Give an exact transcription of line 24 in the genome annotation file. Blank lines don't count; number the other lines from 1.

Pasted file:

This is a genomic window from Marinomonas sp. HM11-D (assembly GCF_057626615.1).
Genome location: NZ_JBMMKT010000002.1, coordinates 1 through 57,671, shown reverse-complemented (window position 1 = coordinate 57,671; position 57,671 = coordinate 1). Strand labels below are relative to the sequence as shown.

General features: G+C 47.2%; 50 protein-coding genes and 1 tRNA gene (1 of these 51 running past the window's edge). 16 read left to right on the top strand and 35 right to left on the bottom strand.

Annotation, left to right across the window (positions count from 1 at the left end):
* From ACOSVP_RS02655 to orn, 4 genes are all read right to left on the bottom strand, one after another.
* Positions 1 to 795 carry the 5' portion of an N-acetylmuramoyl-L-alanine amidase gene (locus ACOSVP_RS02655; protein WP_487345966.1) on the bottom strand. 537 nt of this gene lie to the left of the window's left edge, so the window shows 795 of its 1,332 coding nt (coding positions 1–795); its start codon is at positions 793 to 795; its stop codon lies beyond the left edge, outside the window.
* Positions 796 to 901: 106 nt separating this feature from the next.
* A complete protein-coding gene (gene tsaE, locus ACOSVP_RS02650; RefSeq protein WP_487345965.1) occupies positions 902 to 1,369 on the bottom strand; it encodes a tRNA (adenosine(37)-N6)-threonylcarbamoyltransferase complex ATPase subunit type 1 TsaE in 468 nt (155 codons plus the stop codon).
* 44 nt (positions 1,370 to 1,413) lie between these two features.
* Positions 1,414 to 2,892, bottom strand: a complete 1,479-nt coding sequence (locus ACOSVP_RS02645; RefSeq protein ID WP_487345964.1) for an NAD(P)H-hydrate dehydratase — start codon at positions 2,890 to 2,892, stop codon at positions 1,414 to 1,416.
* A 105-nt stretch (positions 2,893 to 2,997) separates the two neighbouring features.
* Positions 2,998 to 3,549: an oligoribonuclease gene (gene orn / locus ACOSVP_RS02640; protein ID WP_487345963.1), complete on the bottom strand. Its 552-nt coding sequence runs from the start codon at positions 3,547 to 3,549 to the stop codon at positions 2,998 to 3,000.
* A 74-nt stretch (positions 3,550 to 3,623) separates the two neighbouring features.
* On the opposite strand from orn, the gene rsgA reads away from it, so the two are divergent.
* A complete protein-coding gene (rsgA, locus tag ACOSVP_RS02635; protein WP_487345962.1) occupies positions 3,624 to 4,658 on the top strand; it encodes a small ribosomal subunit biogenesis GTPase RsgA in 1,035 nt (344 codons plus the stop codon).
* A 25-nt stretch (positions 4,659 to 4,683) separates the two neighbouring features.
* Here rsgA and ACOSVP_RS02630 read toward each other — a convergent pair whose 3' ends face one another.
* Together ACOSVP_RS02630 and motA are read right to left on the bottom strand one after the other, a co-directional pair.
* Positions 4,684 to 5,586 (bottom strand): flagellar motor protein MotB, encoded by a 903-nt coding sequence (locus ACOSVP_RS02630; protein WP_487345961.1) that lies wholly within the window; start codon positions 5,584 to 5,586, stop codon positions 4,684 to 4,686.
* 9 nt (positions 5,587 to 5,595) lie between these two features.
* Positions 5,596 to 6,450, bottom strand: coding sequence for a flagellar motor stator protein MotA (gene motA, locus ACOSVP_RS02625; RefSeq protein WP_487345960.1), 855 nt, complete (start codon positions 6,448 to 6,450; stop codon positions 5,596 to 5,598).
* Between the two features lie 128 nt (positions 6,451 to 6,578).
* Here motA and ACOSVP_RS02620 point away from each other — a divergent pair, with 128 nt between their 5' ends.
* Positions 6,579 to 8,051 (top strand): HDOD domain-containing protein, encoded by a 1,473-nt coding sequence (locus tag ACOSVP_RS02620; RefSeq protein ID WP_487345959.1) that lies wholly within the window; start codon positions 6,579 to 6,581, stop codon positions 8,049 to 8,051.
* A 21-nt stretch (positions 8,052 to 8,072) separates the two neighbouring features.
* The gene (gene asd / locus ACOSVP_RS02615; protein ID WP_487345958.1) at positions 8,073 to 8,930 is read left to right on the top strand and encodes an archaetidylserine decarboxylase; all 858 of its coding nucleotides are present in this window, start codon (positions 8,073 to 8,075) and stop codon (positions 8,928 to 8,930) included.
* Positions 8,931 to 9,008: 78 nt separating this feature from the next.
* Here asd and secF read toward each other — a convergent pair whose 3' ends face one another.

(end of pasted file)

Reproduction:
* Positions 6,579 to 8,051 (top strand): HDOD domain-containing protein, encoded by a 1,473-nt coding sequence (locus tag ACOSVP_RS02620; RefSeq protein ID WP_487345959.1) that lies wholly within the window; start codon positions 6,579 to 6,581, stop codon positions 8,049 to 8,051.